In modern cities, we're constantly surveilled through CCTV cameras in both public and private spaces, and by companies trying to sell us shit based on everything we do. We are always being watched.
But what if a simple T-shirt could make you invisible to commercial AIs trying to spot humans?
A team of researchers from Northeastern University, IBM, and MIT developed a T-shirt design that hides the wearer from image recognition systems by confusing the algorithms trying to spot people into thinking they're invisible.
Adversarial designs, as this kind of anti-AI tech is known, are meant to "trick" object detection algorithms into seeing something different from what's there, or not seeing anything at all. In some cases, these designs are made by tweaking parts of a whole image just enough so that the AI can't read it correctly. The change might be imperceptible to a human, but to a machine vision algorithm it can be very effective: In 2017, researchers fooled computers into thinking a turtle was a rifle.
A T-shirt is a low-barrier way to move around the world unnoticed by AI watchers. Previously, researchers have tried to create adversarial fashion using patches attached to stiff cardboard, so that the design doesn't distort on soft fabric while the wearer moves. If the design is warped or part of it isn't visible, it becomes ineffective.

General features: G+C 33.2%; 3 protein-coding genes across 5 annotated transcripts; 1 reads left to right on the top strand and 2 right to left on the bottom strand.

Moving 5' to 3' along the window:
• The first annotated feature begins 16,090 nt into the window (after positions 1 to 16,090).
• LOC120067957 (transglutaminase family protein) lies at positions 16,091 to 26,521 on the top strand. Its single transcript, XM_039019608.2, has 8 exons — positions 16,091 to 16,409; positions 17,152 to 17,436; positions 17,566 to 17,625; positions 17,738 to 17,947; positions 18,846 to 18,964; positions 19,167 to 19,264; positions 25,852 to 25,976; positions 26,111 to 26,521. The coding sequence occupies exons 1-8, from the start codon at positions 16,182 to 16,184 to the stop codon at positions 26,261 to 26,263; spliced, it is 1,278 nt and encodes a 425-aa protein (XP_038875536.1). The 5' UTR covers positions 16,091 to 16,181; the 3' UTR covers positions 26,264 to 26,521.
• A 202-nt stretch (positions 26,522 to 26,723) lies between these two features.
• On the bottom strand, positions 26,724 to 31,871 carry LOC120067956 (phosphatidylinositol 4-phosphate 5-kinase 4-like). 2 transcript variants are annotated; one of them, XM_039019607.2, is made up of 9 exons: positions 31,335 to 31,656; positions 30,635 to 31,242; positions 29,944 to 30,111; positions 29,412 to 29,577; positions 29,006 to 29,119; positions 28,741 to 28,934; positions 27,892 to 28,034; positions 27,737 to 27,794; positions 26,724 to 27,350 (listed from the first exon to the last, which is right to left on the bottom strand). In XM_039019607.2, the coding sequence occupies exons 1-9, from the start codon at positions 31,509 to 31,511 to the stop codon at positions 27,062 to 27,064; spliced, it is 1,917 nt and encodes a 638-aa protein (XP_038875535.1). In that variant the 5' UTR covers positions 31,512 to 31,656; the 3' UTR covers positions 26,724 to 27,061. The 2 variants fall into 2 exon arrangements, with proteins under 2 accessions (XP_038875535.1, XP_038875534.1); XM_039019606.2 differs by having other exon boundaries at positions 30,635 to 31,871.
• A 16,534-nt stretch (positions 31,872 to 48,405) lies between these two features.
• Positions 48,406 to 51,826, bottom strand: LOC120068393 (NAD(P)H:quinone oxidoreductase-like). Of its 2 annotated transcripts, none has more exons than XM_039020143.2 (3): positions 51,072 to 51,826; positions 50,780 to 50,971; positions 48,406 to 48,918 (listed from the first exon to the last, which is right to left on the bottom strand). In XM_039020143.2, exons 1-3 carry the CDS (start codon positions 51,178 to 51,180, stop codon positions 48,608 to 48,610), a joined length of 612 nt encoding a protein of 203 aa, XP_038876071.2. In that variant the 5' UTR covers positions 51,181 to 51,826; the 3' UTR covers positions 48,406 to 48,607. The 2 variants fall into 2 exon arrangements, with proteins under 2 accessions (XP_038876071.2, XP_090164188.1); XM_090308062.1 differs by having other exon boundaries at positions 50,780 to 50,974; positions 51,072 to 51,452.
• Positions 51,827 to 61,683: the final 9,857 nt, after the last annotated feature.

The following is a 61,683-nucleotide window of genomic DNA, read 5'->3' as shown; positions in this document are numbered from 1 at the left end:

No one's going to start carrying cardboard patches around, and most of us probably won't put Juggalo paint on our faces (at least not until everyone's doing it), so the researchers came up with an approach to account for the ways that moving cloth distorts an image when generating an adversarial design to print on a shirt. As a result, the new shirt allows the wearer to move naturally while (mostly) hiding the person.
It would be easy to dismiss this sort of thing as too far-fetched to become reality. But as more cities around the country push back against facial recognition in their communities, it's not hard to imagine some kind of hypebeast Supreme x MIT collab featuring adversarial tees to fool people-detectors in the future. Security professional Kate Rose's shirts that fool Automatic License Plate Readers, for example, are for sale and walking amongst us already.